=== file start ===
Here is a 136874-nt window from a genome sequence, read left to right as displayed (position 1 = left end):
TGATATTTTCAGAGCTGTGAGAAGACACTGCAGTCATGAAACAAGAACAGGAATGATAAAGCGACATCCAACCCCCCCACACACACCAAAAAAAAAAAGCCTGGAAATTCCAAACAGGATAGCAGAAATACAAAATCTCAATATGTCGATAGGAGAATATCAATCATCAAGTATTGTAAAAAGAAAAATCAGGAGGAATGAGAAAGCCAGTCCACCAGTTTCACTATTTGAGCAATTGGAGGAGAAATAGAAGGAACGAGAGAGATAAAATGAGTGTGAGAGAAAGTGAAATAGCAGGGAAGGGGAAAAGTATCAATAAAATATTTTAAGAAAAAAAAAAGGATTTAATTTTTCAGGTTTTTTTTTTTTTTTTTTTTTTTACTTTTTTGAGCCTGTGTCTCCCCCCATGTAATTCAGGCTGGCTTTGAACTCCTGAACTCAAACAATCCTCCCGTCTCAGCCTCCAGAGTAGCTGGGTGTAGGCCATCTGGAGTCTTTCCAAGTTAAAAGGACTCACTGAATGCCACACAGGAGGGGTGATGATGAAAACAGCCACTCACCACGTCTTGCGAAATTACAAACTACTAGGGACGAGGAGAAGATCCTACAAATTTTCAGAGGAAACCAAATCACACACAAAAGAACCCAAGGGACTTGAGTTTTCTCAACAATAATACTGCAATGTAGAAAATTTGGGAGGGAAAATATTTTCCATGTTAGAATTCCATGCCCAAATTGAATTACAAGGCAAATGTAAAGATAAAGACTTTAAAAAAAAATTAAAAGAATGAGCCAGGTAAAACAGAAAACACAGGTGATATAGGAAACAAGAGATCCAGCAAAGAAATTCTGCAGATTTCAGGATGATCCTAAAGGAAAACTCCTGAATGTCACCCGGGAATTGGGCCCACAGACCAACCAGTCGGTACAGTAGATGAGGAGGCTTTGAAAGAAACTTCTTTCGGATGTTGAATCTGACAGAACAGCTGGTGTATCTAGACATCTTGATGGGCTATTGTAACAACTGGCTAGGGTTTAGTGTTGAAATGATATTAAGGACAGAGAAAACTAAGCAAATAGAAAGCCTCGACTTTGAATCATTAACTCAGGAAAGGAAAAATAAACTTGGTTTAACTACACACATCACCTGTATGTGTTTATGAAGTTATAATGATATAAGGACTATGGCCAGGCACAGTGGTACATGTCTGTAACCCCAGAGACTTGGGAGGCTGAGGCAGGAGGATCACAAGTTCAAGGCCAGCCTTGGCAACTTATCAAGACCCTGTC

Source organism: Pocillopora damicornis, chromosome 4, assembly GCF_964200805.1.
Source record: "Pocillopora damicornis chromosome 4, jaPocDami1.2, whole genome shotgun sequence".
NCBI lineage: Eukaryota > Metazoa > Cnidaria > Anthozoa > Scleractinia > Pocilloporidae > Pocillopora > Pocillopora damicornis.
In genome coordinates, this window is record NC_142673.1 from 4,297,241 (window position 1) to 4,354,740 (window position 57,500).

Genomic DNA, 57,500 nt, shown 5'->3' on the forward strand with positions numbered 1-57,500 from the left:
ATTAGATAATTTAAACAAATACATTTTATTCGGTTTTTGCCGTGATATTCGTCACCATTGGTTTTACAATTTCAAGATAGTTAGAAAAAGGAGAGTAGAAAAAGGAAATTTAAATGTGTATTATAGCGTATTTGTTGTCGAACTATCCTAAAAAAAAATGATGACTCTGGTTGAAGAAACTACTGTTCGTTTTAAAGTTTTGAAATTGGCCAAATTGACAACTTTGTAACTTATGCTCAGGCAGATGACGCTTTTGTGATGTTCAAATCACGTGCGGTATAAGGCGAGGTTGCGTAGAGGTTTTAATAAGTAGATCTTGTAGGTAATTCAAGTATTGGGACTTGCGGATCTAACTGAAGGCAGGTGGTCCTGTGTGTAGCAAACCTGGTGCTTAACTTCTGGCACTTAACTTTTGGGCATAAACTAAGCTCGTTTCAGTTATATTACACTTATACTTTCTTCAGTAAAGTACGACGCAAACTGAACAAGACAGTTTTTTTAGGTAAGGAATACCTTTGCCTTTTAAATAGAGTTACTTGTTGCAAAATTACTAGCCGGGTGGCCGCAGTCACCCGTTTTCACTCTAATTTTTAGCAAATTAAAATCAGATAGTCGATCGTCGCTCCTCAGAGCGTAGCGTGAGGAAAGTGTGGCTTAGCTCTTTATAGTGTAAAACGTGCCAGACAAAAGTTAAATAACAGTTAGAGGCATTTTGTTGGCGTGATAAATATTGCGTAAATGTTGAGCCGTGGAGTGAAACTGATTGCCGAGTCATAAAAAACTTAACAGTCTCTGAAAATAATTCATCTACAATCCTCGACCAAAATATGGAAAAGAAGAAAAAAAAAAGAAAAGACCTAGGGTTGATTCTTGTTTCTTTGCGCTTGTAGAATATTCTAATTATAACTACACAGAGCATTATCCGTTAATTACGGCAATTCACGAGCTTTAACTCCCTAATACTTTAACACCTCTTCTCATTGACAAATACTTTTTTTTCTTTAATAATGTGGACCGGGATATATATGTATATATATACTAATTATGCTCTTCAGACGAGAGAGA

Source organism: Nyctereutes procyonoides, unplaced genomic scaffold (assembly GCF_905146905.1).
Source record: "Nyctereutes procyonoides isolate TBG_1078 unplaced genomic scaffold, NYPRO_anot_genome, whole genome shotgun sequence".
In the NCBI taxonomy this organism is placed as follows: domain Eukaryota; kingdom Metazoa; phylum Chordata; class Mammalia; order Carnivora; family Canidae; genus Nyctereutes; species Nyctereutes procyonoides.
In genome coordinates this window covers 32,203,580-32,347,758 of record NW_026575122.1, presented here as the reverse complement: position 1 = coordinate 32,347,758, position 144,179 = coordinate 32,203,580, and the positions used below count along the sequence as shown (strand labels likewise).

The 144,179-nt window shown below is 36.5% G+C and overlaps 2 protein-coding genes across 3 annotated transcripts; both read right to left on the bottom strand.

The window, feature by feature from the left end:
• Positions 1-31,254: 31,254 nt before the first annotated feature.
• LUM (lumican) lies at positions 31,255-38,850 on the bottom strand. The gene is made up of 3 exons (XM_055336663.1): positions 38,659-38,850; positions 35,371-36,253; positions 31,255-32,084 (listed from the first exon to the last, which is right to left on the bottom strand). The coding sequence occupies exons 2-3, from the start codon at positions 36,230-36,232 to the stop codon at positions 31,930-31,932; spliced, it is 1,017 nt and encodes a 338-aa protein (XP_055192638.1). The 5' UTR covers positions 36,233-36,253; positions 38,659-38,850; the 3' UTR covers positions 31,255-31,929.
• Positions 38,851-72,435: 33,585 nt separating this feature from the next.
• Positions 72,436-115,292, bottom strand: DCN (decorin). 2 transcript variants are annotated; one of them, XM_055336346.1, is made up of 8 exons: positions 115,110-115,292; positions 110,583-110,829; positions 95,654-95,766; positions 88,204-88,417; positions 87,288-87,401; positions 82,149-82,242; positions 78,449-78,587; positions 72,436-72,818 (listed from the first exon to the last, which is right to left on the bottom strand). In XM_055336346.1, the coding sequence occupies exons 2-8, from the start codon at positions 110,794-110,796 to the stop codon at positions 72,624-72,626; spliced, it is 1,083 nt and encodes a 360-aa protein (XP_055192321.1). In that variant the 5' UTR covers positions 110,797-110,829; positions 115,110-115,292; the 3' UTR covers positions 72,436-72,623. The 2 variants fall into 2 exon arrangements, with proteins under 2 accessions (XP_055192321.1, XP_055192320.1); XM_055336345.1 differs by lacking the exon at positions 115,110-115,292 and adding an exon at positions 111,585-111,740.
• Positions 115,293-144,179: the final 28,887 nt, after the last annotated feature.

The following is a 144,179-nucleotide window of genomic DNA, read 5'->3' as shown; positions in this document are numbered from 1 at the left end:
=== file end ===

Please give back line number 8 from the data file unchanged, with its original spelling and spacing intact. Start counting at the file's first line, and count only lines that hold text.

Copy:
ATTAGATAATTTAAACAAATACATTTTATTCGGTTTTTGCCGTGATATTCGTCACCATTGGTTTTACAATTTCAAGATAGTTAGAAAAAGGAGAGTAGAAAAAGGAAATTTAAATGTGTATTATAGCGTATTTGTTGTCGAACTATCCTAAAAAAAAATGATGACTCTGGTTGAAGAAACTACTGTTCGTTTTAAAGTTTTGAAATTGGCCAAATTGACAACTTTGTAACTTATGCTCAGGCAGATGACGCTTTTGTGATGTTCAAATCACGTGCGGTATAAGGCGAGGTTGCGTAGAGGTTTTAATAAGTAGATCTTGTAGGTAATTCAAGTATTGGGACTTGCGGATCTAACTGAAGGCAGGTGGTCCTGTGTGTAGCAAACCTGGTGCTTAACTTCTGGCACTTAACTTTTGGGCATAAACTAAGCTCGTTTCAGTTATATTACACTTATACTTTCTTCAGTAAAGTACGACGCAAACTGAACAAGACAGTTTTTTTAGGTAAGGAATACCTTTGCCTTTTAAATAGAGTTACTTGTTGCAAAATTACTAGCCGGGTGGCCGCAGTCACCCGTTTTCACTCTAATTTTTAGCAAATTAAAATCAGATAGTCGATCGTCGCTCCTCAGAGCGTAGCGTGAGGAAAGTGTGGCTTAGCTCTTTATAGTGTAAAACGTGCCAGACAAAAGTTAAATAACAGTTAGAGGCATTTTGTTGGCGTGATAAATATTGCGTAAATGTTGAGCCGTGGAGTGAAACTGATTGCCGAGTCATAAAAAACTTAACAGTCTCTGAAAATAATTCATCTACAATCCTCGACCAAAATATGGAAAAGAAGAAAAAAAAAAGAAAAGACCTAGGGTTGATTCTTGTTTCTTTGCGCTTGTAGAATATTCTAATTATAACTACACAGAGCATTATCCGTTAATTACGGCAATTCACGAGCTTTAACTCCCTAATACTTTAACACCTCTTCTCATTGACAAATACTTTTTTTTCTTTAATAATGTGGACCGGGATATATATGTATATATATACTAATTATGCTCTTCAGACGAGAGAGA